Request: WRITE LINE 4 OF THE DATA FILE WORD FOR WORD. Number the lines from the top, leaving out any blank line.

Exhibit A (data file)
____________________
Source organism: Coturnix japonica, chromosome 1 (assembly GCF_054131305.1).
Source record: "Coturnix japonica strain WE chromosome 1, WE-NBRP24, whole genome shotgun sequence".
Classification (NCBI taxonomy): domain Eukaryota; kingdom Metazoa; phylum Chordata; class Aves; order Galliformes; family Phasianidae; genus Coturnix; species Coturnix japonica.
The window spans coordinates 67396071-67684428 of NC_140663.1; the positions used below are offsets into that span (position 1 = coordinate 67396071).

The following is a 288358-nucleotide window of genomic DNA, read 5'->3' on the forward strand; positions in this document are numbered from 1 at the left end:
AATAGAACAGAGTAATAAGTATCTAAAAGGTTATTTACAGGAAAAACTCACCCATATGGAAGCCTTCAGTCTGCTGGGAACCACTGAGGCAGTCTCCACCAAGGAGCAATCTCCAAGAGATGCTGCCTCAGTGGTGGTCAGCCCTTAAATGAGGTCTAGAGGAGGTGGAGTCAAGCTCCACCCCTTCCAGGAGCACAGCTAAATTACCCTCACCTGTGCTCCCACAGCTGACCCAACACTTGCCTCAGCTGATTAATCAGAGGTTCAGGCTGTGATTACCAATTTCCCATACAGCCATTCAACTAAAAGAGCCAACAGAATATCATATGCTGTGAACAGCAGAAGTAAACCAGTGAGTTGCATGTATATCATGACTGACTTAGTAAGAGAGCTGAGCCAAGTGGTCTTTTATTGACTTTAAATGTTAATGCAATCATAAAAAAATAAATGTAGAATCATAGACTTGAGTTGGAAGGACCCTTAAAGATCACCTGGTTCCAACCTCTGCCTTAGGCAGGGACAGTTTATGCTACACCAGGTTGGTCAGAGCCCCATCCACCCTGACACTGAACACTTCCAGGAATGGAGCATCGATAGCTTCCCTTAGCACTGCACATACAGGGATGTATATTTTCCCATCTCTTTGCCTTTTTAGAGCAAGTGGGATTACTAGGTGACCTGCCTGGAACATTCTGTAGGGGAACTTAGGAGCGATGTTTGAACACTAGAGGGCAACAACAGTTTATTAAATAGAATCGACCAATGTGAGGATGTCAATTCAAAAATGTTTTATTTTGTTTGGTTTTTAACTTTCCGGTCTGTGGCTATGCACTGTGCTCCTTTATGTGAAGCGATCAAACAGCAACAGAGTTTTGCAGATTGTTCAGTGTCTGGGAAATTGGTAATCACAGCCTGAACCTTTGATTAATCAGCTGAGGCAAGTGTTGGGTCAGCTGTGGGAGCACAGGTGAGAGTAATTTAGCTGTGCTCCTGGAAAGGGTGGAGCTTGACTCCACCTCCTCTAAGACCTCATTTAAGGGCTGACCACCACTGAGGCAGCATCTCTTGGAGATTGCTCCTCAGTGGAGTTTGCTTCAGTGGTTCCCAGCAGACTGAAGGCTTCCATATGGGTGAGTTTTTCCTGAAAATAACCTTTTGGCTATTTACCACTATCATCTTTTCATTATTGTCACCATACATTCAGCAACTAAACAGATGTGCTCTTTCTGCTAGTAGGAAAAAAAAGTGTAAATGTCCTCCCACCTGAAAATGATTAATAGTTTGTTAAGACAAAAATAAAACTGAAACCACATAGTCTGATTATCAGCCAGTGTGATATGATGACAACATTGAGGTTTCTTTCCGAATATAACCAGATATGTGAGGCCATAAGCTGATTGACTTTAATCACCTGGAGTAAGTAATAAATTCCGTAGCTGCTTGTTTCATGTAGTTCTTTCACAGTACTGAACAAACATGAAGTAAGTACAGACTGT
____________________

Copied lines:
The window spans coordinates 67396071-67684428 of NC_140663.1; the positions used below are offsets into that span (position 1 = coordinate 67396071).